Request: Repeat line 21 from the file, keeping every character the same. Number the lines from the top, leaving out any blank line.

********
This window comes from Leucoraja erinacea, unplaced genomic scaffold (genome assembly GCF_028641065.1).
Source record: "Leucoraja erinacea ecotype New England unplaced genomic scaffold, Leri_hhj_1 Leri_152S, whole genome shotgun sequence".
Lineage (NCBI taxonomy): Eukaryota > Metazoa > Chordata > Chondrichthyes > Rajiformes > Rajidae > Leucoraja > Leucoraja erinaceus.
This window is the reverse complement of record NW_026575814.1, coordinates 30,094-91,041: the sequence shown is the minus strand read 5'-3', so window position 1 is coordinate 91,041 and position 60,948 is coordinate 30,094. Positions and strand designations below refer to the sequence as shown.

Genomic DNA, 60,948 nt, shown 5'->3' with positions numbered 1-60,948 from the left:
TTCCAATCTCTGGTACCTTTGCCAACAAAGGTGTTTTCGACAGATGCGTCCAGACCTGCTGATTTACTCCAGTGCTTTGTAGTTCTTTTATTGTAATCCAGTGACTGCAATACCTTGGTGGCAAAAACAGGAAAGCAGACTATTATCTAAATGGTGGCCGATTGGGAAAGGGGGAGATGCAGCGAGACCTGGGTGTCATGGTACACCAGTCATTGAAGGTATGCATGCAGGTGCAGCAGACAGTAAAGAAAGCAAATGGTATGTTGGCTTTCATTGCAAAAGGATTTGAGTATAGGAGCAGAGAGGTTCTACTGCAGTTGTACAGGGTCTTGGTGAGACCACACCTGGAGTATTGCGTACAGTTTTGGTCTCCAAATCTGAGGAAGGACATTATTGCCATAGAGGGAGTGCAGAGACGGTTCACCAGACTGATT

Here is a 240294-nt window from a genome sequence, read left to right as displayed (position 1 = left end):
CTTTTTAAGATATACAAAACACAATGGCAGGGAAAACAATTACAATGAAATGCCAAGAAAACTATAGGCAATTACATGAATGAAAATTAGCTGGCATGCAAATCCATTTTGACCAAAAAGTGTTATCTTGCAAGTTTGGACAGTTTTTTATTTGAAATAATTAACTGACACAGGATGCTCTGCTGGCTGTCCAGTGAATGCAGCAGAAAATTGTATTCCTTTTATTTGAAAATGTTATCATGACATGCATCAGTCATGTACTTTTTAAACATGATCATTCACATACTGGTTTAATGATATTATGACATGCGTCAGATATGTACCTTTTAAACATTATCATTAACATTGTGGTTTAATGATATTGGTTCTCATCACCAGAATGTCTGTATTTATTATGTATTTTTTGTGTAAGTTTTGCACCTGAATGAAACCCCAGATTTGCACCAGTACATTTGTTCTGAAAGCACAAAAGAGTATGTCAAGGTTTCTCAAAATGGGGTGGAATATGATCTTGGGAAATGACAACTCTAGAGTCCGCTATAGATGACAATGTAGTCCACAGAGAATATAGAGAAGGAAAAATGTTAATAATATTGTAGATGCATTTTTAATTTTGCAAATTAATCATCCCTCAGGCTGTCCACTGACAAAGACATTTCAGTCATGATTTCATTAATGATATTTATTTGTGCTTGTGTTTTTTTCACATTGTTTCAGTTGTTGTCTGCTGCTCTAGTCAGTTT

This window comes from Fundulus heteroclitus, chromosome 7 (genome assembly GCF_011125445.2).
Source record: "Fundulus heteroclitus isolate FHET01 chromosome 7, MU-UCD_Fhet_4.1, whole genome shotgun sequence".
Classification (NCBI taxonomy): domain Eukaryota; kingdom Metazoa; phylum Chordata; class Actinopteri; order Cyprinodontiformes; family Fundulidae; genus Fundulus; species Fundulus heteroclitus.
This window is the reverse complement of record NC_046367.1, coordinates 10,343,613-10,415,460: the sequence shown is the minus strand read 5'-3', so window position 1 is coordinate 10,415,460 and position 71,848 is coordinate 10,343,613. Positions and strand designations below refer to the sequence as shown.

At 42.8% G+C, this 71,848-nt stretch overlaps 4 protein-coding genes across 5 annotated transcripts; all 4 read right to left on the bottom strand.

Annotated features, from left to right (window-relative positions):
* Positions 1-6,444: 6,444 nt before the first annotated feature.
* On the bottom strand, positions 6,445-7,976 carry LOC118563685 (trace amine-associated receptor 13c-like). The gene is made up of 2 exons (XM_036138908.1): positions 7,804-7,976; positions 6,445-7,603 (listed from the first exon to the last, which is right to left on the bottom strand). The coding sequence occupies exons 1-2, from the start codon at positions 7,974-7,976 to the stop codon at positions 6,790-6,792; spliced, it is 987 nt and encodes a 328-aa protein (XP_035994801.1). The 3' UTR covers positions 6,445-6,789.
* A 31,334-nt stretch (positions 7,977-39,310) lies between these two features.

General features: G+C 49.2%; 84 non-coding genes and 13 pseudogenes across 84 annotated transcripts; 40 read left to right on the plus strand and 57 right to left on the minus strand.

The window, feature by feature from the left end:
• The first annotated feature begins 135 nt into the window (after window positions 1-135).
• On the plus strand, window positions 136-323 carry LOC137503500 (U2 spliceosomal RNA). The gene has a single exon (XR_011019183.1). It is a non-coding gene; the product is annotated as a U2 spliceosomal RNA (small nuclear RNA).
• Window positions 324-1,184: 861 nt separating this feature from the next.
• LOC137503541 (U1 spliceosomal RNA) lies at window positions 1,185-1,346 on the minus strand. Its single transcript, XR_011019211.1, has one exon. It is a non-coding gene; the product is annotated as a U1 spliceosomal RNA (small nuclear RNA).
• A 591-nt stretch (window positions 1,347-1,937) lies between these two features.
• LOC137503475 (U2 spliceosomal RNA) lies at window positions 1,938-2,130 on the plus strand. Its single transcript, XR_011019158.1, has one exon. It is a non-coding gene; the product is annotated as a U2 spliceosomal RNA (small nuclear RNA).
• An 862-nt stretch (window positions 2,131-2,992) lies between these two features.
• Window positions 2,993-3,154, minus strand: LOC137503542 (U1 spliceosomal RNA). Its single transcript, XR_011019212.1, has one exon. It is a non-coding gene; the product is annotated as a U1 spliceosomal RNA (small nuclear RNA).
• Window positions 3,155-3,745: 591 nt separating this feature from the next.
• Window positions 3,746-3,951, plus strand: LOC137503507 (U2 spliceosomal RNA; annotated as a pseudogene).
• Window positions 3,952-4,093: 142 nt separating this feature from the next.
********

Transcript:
• On the plus strand, window positions 136-323 carry LOC137503500 (U2 spliceosomal RNA). The gene has a single exon (XR_011019183.1). It is a non-coding gene; the product is annotated as a U2 spliceosomal RNA (small nuclear RNA).